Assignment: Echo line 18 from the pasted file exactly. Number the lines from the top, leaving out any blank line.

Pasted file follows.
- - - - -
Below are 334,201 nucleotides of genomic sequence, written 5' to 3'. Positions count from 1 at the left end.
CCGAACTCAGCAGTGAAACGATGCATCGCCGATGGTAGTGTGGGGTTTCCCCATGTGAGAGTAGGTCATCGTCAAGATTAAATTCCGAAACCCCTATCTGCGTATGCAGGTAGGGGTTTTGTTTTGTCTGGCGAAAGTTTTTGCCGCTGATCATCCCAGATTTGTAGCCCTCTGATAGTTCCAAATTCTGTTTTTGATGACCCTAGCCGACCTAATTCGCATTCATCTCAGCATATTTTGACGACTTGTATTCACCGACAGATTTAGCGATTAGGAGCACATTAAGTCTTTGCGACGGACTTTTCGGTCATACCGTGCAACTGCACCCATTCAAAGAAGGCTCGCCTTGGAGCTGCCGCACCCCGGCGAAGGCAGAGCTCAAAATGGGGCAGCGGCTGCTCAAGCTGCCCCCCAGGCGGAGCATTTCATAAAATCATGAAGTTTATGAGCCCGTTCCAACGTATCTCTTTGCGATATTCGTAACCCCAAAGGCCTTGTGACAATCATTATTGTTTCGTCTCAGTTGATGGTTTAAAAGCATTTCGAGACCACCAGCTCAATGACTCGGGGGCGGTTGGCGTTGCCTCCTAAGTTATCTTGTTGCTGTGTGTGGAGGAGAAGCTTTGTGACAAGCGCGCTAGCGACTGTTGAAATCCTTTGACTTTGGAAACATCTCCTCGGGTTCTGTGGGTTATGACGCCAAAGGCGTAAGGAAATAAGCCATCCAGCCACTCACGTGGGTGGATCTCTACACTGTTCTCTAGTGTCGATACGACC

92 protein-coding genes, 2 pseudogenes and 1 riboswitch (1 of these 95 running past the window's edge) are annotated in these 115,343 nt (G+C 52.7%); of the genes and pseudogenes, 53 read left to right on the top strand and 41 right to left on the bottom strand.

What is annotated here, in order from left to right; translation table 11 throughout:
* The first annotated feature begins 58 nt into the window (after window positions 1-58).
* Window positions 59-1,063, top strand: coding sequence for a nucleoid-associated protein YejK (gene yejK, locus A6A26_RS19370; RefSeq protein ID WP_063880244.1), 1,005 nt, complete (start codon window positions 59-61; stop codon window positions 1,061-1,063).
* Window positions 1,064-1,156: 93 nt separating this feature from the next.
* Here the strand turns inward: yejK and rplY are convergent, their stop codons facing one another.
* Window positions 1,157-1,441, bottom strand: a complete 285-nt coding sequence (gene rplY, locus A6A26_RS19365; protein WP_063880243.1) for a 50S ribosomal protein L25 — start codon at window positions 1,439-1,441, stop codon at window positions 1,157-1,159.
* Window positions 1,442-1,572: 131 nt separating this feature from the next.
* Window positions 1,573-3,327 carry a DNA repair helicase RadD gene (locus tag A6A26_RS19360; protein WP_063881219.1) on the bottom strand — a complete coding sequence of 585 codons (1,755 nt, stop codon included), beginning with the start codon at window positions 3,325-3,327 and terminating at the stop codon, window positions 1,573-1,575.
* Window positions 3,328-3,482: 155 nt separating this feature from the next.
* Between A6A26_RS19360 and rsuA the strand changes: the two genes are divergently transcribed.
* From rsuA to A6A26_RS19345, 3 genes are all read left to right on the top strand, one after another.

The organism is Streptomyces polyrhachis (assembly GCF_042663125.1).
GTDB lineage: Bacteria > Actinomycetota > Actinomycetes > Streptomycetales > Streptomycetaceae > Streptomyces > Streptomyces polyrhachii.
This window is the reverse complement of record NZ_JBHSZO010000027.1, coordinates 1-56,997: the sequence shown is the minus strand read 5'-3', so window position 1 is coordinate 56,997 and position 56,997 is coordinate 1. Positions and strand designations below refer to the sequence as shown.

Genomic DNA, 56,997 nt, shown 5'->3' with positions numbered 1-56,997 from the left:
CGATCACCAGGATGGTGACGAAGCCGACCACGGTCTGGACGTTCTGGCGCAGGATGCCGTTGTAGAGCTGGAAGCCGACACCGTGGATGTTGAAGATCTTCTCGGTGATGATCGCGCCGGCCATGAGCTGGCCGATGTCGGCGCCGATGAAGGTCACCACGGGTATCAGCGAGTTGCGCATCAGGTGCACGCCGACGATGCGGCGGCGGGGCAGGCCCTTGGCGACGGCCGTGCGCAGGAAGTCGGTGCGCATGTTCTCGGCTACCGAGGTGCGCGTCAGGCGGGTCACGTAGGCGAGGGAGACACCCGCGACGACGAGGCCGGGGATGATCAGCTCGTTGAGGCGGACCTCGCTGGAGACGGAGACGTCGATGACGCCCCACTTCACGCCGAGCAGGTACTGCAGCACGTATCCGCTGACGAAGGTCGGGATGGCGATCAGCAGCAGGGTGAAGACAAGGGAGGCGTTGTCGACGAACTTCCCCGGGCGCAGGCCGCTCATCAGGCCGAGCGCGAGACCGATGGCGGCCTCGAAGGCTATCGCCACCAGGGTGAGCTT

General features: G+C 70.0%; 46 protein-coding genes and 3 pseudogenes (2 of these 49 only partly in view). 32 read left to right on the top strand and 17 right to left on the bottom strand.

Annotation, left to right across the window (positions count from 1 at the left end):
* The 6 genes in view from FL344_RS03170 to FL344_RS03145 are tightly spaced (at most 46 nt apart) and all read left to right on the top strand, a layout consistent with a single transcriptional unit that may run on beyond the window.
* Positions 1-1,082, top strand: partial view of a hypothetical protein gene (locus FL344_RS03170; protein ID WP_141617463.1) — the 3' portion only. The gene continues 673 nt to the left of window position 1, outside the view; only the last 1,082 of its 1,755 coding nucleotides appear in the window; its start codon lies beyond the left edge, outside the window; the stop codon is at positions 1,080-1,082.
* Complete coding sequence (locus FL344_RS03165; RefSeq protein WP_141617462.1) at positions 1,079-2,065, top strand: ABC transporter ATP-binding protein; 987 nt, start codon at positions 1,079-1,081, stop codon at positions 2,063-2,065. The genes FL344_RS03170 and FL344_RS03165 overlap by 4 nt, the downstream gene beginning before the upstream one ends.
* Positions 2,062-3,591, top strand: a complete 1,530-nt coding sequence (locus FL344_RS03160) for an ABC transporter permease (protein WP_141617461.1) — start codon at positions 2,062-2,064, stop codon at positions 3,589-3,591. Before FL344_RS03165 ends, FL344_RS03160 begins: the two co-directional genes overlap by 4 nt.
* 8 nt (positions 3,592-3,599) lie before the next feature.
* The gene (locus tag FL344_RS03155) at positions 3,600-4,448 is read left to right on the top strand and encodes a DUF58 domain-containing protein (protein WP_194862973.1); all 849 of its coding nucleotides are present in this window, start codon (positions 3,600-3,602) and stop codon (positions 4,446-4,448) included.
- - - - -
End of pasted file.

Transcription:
Genomic DNA, 56,997 nt, shown 5'->3' with positions numbered 1-56,997 from the left: